Pigeons and humans have a long history of mutual benefit
By Elof Axel Carlson
When I was a child growing up in New York City, I used to watch the rooftops in my neighborhood and would see a person on the roof with a long pole guiding pigeons to stay aloft for their exercise. Pigeons were raised for squab, as the butchers called their featherless bodies lined up in trays. All of our American pigeons came from Europe. They were domesticated first in the Middle East. Ancient Greeks used them as carriers of Olympic victory results throughout the Greek empire as early as the eighth century BCE. Breeders found them enjoyable to study and many breeds arose. There are pouters, crested forms, carrier pigeons, fantails and about 40 other breeds.
In 1855 Charles Darwin began purchasing breeds of pigeons and cultivated them and studied their anatomy. They all trace their origin, Darwin claimed, from the rock pigeon and belonged to one species, Columba livia. Domesticated pigeons, used for food and to serve as carriers of messages, came to the New World and some escaped and became feral. The pigeons in our American cities are similar to rock pigeons in appearance, but they came from the domesticated imports some 400 years ago. As the industrial revolution shifted human living from farms to cities, the pigeons learned to build their nests on the ledges of windows and roof tops and to gobble up the crumbs of food scattered on sidewalks and in the gutters of streets. They are often thought of as flying rats by many city dwellers who loath their presence because they leave feathers and their wastes on the city streets and smear the statues in parks as they roost on the bronze heads of past heroes.
Darwin’s inference was confirmed by a study in 2013 at the University of Utah by biologist Michael Shapiro. He and his colleagues obtained DNA from 40 varieties of C. livia, including two feral strains. They showed that all the pigeons were descended from the ancestral rock pigeon and they showed how each breed arose through a specific mutation. They also showed that the crested forms involved a gene mutation that reversed the direction of feather growth in the neck region so that they form a cape or crown or tuft depending on where the mutation in that gene arose. The gene regulates a streak of cells in the neck region of the pigeon embryo that gives rise to the neck feathers.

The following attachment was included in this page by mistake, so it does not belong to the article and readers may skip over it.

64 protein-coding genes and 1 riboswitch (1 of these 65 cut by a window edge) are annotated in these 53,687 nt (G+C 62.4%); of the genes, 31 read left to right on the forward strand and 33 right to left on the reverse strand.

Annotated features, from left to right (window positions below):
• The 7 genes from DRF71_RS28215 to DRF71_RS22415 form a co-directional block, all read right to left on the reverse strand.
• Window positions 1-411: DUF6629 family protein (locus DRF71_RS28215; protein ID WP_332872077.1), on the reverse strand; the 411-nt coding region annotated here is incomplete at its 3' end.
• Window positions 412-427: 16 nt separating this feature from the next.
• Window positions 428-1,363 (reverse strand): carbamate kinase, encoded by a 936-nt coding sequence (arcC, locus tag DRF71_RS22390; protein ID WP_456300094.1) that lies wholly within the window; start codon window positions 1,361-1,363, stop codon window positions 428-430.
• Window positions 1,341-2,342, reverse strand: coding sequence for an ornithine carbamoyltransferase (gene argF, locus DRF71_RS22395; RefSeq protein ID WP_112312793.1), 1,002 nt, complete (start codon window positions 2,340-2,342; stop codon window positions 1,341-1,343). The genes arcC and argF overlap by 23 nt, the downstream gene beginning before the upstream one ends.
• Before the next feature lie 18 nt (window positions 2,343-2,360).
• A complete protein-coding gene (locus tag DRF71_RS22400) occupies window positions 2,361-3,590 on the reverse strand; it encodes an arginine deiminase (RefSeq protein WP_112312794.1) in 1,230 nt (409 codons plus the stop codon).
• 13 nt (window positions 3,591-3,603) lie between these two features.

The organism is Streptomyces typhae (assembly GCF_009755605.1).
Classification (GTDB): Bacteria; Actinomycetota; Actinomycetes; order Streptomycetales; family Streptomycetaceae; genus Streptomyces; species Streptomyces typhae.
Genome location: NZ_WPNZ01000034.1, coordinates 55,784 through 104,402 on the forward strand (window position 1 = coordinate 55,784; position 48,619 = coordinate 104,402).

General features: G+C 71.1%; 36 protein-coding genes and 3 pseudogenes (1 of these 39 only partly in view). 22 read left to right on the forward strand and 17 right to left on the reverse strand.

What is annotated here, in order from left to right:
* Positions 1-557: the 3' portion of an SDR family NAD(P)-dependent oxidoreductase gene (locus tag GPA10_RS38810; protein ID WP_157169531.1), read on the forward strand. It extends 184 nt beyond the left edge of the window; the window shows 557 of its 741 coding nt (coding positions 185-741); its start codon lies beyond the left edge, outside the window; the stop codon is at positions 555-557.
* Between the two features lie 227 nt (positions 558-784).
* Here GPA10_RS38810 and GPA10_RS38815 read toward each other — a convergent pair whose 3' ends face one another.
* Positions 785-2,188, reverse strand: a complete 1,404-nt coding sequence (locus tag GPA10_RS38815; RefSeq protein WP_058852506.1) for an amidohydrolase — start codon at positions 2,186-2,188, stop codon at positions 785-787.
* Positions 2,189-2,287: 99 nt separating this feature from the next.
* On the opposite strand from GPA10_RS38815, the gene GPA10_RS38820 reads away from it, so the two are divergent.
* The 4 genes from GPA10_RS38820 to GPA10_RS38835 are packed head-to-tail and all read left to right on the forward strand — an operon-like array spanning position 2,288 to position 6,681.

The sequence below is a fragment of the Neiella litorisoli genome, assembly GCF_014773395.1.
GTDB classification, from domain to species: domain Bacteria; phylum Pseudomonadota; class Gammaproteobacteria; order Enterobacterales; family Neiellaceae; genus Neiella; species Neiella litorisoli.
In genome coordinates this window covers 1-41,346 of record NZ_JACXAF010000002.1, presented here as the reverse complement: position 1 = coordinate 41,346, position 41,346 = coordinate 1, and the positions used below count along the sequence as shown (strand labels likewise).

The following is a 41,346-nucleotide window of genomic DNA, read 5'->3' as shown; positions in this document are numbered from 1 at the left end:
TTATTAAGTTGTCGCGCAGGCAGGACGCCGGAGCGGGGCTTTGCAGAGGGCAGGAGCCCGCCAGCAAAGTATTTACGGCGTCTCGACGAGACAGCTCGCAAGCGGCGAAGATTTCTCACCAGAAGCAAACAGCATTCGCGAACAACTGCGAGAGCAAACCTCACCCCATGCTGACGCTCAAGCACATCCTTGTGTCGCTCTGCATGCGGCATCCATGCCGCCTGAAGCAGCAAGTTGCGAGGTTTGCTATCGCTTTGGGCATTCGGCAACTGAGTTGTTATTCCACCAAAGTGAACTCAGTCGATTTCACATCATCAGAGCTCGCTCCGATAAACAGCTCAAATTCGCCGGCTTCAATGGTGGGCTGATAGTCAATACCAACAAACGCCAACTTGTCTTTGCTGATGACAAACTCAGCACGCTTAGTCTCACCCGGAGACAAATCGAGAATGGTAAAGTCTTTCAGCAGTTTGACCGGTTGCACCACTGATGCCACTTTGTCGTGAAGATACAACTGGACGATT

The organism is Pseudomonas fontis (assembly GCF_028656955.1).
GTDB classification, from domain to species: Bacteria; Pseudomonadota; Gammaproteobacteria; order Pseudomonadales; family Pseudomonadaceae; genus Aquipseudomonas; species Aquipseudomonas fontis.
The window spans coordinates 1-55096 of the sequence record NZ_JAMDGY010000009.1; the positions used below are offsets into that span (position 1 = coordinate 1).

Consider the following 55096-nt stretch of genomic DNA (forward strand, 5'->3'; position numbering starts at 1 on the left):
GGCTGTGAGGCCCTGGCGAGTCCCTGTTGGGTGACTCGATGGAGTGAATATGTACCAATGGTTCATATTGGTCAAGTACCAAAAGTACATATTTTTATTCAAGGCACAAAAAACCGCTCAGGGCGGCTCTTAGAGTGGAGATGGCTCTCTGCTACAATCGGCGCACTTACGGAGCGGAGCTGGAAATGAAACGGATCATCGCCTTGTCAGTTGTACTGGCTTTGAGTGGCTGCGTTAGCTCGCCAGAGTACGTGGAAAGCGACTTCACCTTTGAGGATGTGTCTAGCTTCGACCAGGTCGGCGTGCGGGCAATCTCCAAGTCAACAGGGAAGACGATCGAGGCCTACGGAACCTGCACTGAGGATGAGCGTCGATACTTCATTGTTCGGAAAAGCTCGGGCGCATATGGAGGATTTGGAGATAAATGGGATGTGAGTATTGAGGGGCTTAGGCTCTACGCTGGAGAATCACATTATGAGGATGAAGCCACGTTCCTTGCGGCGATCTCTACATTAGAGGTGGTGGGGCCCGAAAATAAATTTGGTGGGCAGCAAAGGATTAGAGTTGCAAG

For Darwin the domestication of pigeons with its many breeds was a clue that selection can be quite powerful in human breeders’ hands. They can isolate new varieties and combine multiple traits from different breeds to satisfy their tastes. However, in nature, he argued, each variety of pigeon would be tested in its environment on whether it was a beneficial variation or harmful, leading to its swift extinction. When Darwin returned from his voyage around the world on the HMS Beagle, 1831-1836, he began his 20-year study of his field notes and an immense amount of scientific studies from around the world that became the basis for his book on the origin of species by natural selection. New breeds can be observed in a matter of months or years for a breeder. For new species of pigeons it would be tens of centuries or longer for new species to emerge.
Elof Axel Carlson is a distinguished teaching professor emeritus in the Department of Biochemistry and Cell Biology at Stony Brook University.